The last troubadours : poetic drama in Italian opera, 1597-1887
Part of the Routledge Library Editions: Art and Culture in the Nineteenth Century series
First published in 1991. At once poet, dramatist, adaptor and translator, the operatic librettist in turn expresses and mocks social convention.
Deirdre O'Grady's study of the Italian operatic librettist identifies opera as a mirror of literary climates, popular taste and political aspirations.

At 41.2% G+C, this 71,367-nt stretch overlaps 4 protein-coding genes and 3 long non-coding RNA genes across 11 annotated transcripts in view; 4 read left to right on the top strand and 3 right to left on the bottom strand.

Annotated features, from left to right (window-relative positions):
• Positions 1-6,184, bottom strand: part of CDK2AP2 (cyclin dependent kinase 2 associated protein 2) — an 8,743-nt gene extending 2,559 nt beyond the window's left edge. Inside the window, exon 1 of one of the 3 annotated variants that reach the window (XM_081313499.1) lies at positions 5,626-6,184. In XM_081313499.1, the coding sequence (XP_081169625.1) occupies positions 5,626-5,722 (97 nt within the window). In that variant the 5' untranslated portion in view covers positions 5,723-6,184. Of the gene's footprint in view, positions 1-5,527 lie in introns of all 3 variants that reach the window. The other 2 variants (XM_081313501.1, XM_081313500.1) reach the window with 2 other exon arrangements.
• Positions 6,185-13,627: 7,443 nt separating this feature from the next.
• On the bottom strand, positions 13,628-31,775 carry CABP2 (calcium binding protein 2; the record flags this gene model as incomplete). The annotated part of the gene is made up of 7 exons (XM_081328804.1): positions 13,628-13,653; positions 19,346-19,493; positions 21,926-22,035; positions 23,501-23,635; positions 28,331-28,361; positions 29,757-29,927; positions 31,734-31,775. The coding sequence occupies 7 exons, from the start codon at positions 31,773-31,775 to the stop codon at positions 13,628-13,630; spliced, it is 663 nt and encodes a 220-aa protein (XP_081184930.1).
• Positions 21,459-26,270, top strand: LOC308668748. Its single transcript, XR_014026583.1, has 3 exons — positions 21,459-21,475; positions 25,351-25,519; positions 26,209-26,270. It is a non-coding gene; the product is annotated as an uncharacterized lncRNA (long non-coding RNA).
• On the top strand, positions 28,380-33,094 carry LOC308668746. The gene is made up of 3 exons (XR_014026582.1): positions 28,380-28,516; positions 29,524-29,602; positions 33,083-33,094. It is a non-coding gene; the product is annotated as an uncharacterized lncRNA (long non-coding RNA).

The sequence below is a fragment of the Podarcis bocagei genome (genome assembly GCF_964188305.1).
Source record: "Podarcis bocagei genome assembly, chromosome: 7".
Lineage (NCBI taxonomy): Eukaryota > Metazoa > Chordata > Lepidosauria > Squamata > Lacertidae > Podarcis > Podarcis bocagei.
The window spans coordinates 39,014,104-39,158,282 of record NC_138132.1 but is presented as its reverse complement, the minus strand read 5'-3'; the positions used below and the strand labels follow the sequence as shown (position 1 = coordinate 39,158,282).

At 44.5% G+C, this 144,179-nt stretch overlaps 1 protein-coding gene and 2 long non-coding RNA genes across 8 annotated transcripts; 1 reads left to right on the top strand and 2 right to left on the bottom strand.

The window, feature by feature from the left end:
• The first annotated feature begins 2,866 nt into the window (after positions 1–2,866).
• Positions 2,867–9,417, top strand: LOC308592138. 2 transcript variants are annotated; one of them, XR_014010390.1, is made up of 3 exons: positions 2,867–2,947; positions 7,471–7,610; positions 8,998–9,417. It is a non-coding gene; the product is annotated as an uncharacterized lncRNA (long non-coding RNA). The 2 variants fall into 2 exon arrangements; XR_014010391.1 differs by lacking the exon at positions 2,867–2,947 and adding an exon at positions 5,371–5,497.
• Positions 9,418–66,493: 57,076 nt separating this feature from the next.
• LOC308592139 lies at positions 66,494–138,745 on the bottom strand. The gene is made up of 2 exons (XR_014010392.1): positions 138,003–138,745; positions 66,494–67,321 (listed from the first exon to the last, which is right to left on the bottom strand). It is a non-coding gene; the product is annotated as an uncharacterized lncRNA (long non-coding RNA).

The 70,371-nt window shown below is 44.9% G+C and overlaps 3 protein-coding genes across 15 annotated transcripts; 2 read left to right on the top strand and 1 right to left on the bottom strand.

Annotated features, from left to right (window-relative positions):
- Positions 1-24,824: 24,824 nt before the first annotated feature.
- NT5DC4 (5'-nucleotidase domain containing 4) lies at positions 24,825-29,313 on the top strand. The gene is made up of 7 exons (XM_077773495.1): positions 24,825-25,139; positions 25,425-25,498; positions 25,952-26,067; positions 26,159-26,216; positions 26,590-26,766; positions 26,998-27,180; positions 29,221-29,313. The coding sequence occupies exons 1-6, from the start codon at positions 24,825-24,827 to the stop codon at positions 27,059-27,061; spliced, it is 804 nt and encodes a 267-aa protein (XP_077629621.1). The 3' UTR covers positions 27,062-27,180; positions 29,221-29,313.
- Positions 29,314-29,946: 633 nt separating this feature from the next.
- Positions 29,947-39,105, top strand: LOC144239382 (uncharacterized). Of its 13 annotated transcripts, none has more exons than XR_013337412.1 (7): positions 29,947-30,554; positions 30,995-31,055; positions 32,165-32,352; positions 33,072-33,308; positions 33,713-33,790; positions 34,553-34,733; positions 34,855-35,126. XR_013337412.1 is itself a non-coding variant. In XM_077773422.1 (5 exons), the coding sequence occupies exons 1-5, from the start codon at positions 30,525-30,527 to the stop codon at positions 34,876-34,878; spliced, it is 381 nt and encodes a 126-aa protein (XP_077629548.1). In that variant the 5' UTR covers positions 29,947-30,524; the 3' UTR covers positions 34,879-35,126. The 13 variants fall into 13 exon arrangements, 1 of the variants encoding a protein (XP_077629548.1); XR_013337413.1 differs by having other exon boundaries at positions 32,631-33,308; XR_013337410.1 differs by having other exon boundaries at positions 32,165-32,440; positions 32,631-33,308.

The Last Troubadours traces the history of the Italian libretto from its courtly origin in the 16th century, through the crisis of the aristocracy and the 19th-century struggle for national unity, to the birth of social realism.
Fundamental elements of Italian opera - heroic valour, cunning servants, revolutionary ardour and romantic tenderness - are considered in their historical and cultural context.
Also discussed are famous lyrical and musical collaborations - of Da Ponte and Mozart, Solera and Verdi, Romani and Bellini, and Boito and Verdi.